Anxiety and Gut Problems: A Closer Look at the Gut-Brain Axis
Anxiety and Gut Problems: A Closer Look at the Gut-Brain Axis
Have you heard of the gut/brain connection? It basically means that your gut health affects your brain health and vice versa.
I have seen this first hand in clinic, where patients come in seeking help for their digestive symptoms (IBS, leaky gut, abdominal pain, diarrhoea, constipation, bloating, heartburn, nausea, the list goes on) and it turns out that they are also dealing with significant anxiety and/or depression.
In this article, we’ll take a closer look at the bidirectional nature of the gut/brain connection, and suggest ways and means of managing both anxiety and depression and, simultaneously, healing the gut.
The Impact of Mental Heath Problems on the Gut
Most of us know what it’s like to feel emotional about something, be it frustration, anger, stress, sadness or anxiety; we lose our appetite, feel sick, have butterflies in our stomach or get the runs.
How we feel mentally can have a direct impact on our gut, and this can be short-lived, or if those feelings become chronic, the gut symptoms can become chronic too.
One study showed chronic stress to be a significant predictor of gastrointestinal disorders in 668 students, and researchers surmised that stress-reducing interventions could be beneficial for these patients.
If you suffer from long-term digestive issues, this can directly influence how you feel too, and you may start to experience mood changes, anxiety or depression.
You may also encounter other brain symptoms such as lack of focus and concentration, memory issues and foggy thinking.
This connection between the gut and the brain has received increased attention over the last few years, with research gathering momentum in a bid to find alternative treatments for depression, amongst other things.
Psychological Therapies for Gastrointestinal Symptoms
Some research supports the use of psychological approaches for improving digestive issues.
According to Harvard Medical School, evidence suggests that methods including cognitive behavioural therapy, hypnosis and relaxation therapies such muscle relaxation, positive visualisation and soothing music can all help to significantly improve severe GI symptoms.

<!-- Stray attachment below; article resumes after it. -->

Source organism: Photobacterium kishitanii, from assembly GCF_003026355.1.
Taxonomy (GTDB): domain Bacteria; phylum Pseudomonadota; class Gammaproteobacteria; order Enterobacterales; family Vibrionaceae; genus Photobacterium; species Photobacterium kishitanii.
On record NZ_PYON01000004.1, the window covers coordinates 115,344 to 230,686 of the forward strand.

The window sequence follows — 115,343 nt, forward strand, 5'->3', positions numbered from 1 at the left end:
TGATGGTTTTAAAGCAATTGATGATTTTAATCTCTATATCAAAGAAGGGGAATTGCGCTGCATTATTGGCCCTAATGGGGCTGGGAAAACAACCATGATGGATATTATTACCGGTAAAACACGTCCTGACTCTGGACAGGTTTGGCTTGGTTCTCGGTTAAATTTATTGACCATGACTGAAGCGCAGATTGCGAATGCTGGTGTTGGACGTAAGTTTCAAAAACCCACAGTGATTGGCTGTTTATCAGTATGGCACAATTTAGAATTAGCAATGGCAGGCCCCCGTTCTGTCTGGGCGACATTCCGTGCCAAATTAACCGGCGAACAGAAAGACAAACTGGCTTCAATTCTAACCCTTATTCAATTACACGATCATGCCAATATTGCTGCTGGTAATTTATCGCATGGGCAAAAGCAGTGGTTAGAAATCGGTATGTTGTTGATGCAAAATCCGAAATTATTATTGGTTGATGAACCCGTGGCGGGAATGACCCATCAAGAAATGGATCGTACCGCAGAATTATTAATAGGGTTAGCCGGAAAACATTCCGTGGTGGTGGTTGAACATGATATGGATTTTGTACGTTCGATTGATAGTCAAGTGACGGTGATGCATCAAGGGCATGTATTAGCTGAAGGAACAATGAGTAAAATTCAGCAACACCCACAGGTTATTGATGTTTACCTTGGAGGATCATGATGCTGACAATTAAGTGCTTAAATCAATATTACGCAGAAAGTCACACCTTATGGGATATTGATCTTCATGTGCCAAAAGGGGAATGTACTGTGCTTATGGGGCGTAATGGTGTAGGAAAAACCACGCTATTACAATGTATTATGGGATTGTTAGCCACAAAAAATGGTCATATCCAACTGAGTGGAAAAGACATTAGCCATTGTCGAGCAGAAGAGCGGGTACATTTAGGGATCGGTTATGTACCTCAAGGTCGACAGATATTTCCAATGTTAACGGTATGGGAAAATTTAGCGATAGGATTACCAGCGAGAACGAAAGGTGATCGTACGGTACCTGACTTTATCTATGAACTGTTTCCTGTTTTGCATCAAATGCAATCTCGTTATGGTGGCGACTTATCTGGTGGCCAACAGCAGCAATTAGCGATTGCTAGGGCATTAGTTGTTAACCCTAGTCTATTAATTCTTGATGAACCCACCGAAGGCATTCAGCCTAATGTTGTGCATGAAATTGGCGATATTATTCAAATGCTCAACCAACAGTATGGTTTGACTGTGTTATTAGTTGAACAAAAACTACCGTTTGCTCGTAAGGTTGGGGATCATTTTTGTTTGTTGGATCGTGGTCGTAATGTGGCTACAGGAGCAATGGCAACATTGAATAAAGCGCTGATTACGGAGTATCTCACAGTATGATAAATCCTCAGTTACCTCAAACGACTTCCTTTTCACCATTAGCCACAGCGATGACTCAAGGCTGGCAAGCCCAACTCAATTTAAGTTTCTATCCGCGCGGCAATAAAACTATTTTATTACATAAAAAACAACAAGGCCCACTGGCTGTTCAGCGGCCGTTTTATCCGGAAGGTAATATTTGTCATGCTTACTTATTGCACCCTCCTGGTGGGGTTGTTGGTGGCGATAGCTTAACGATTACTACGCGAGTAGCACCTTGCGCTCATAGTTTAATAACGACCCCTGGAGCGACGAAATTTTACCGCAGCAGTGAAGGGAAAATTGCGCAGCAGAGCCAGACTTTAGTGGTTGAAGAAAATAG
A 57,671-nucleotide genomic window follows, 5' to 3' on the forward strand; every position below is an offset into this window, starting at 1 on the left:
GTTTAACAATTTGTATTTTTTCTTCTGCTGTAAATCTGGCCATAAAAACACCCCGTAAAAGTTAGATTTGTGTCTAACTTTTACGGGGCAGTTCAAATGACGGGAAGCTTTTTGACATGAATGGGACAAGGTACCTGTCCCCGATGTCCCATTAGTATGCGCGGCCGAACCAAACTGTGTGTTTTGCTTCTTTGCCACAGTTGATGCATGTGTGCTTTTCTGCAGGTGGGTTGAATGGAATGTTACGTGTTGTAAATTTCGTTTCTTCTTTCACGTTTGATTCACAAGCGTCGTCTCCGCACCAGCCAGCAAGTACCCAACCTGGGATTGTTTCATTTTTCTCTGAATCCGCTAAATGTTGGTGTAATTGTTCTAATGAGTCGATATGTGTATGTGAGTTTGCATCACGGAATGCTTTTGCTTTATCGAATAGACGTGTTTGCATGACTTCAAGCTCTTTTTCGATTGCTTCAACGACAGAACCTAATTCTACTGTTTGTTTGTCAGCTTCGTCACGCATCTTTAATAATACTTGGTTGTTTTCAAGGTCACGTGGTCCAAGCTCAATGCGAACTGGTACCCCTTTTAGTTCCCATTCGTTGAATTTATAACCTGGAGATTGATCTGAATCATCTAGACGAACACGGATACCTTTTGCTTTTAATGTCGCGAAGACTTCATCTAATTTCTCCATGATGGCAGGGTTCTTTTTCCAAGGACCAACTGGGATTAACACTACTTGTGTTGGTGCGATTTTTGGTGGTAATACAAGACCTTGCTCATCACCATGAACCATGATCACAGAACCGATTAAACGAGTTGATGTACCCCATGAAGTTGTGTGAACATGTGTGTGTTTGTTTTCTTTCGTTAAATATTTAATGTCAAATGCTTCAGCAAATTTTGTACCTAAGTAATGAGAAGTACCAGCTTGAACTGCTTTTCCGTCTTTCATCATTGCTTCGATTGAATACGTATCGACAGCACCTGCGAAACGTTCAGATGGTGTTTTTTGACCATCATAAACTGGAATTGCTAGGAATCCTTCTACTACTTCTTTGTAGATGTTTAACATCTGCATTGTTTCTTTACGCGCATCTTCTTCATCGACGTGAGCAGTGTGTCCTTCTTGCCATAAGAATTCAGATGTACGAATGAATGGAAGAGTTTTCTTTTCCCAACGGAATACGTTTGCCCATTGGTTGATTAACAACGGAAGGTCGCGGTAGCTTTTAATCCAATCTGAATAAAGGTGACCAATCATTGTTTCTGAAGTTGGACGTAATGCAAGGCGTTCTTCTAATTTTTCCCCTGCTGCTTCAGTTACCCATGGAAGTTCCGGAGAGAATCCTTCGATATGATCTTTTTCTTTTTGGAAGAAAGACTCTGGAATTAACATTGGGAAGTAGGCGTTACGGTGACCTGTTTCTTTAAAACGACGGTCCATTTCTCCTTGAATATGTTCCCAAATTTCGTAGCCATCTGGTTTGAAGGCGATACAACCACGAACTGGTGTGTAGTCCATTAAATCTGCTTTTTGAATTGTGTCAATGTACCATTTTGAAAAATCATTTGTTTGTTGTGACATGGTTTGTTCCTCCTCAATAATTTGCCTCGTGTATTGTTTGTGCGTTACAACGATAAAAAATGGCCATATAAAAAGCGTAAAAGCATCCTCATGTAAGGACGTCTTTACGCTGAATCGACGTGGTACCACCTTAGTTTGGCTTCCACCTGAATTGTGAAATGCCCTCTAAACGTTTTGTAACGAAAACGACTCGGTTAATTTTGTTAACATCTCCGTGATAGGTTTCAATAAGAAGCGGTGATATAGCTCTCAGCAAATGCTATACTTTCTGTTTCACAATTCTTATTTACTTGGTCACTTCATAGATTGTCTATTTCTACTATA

Some trials also support the use of mindfulness and meditation for improving IBS symptoms and easing anxiety and depression.
One study published by the American Journal of Gastroenterology found that a mixture of daily mindfulness (a combination of reading of self-help books, meditation and mindful yoga) improved IBS symptoms, anxiety, psychological distress and the quality of life in women with IBS.
The treatment lasted eight weeks, with a follow-up three months after the trial concluded.
Interestingly, these patients benefited from continuous improvement at the three-month mark, suggesting that mindfulness practice has long-lasting effects.
Serotonin Lives in Your Gut and Your Brain
It is commonly believed that low serotonin in the brain is linked to low mood and depression (although opinions are changing on this). But did you know that there is more serotonin in your gut than in your brain?
Serotonin helps with gut motility, meaning it speeds up digestion and helps with the expulsion of waste. So if you have food poisoning, the serotonin in your gut will encourage the toxins to rapidly leave your intestines.
While more research is needed, it is now thought that due to the gut-brain axis, digestive serotonin may also have an impact on mood.
Tryptophan is an amino acid that increases serotonin, and some research supports increased consumption with improved mood.